Poor sleep quality greatly increases the risk of high blood pressure in older men, a study has found.
A lack of deep sleep was found to raise the risk by 80pc over a period of 3.4 years.
Researchers measured how long 784 men with an average age of 75 spent in "slow wave sleep" (SWS), a deep stage of sleep from which it is difficult to awaken.
Those for whom SWS took up less than 4pc of sleep time were significantly more likely to develop high blood pressure, or hypertension.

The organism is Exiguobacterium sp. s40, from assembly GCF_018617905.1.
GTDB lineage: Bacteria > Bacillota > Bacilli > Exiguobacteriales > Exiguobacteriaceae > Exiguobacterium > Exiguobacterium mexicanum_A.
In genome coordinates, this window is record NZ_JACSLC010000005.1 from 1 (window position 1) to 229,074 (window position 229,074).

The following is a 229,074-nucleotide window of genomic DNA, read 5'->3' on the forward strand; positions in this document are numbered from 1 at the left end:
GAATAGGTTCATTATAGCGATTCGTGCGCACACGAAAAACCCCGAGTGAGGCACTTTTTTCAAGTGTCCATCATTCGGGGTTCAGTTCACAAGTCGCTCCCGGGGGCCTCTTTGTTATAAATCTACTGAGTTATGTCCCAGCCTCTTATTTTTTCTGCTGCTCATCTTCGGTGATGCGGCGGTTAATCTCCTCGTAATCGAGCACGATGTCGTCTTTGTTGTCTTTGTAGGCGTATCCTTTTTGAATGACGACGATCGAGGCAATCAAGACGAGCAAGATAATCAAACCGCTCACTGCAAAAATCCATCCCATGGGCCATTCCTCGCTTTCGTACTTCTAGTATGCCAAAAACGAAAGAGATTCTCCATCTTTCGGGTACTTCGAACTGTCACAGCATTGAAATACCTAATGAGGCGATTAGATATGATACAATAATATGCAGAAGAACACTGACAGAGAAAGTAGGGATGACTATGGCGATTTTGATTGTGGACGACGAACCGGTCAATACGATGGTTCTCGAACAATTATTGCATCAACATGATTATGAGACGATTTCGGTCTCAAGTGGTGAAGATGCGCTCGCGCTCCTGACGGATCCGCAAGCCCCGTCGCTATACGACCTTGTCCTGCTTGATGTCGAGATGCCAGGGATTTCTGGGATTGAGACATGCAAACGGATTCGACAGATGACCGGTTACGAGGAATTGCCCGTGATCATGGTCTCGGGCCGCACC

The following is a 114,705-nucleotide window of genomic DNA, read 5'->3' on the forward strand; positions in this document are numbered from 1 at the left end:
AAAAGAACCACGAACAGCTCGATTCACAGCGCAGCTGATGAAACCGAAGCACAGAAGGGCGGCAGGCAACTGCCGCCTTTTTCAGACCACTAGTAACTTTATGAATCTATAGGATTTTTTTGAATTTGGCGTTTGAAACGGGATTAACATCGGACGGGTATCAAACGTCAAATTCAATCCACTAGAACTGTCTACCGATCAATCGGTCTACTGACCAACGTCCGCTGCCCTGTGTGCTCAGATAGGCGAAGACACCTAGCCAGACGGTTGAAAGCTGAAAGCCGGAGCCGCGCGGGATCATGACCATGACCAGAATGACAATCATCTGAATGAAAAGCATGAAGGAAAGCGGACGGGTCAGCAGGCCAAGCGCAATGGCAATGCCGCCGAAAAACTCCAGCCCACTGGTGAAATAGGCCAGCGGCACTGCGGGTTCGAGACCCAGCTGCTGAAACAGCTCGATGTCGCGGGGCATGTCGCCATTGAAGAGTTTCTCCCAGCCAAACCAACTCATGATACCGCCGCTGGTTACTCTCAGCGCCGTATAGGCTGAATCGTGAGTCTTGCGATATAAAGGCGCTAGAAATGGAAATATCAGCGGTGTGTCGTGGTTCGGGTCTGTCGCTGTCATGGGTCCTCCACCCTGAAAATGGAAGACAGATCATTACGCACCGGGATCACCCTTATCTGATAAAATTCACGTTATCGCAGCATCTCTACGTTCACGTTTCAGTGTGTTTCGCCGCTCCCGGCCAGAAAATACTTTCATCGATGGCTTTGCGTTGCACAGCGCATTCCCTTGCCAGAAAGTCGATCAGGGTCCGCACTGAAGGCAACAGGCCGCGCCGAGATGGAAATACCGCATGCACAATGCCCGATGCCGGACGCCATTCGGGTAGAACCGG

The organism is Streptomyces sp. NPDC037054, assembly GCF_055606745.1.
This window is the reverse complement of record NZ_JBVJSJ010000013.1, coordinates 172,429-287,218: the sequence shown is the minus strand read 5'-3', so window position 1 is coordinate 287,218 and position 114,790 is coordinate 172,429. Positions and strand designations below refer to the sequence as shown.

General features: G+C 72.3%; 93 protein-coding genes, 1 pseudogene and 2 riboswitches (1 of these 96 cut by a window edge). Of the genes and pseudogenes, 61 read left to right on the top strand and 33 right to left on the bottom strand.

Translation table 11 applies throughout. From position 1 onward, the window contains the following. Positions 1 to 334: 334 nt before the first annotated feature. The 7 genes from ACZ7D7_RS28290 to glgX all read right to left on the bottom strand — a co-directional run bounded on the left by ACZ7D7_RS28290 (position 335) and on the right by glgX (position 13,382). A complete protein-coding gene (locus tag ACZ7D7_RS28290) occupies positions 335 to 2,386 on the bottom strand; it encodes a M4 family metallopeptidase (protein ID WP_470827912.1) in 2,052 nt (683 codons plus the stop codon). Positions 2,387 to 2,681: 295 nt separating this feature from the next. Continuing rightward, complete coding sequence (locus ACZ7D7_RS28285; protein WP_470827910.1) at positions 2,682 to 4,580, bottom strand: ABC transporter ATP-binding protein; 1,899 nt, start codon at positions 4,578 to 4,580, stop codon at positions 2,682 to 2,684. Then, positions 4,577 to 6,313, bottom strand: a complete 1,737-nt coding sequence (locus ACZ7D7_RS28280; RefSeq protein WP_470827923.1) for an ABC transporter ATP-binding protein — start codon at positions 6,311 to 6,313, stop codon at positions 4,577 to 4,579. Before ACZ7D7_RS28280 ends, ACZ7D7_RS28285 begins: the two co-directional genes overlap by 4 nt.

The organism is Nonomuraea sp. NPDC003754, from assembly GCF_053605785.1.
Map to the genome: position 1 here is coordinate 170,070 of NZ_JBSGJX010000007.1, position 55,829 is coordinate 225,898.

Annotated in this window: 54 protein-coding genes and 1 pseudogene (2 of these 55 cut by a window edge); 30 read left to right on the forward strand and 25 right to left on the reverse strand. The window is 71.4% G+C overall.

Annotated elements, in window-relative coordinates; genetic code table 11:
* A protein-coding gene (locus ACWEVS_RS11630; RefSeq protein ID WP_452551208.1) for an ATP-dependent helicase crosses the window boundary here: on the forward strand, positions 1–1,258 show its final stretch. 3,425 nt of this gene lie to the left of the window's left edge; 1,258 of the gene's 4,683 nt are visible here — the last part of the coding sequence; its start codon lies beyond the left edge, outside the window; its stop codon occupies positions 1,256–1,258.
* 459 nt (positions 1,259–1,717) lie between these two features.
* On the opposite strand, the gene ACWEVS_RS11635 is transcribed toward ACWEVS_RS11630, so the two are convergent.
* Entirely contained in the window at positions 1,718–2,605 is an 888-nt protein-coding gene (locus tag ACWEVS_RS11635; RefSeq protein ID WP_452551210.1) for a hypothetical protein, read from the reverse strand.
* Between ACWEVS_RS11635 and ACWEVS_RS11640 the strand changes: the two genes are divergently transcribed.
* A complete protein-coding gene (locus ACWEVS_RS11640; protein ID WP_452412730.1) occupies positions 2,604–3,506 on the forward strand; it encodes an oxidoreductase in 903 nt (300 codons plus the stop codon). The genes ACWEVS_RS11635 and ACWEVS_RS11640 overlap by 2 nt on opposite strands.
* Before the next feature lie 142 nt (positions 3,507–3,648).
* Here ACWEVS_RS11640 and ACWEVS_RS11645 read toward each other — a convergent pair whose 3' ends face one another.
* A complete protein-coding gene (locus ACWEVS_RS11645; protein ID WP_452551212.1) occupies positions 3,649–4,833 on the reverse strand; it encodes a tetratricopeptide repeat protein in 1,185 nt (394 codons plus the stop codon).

They also had generally poorer sleep quality as measured by shorter sleep duration, more awakenings at night, and more severe sleep apnoea -- a sleep-related breathing problem.
The findings, reported in the American Heart Association journal Hypertension, were not influenced by body weight despite many of the men being overweight or obese.
Obesity is a well-recognised risk factor for high blood pressure.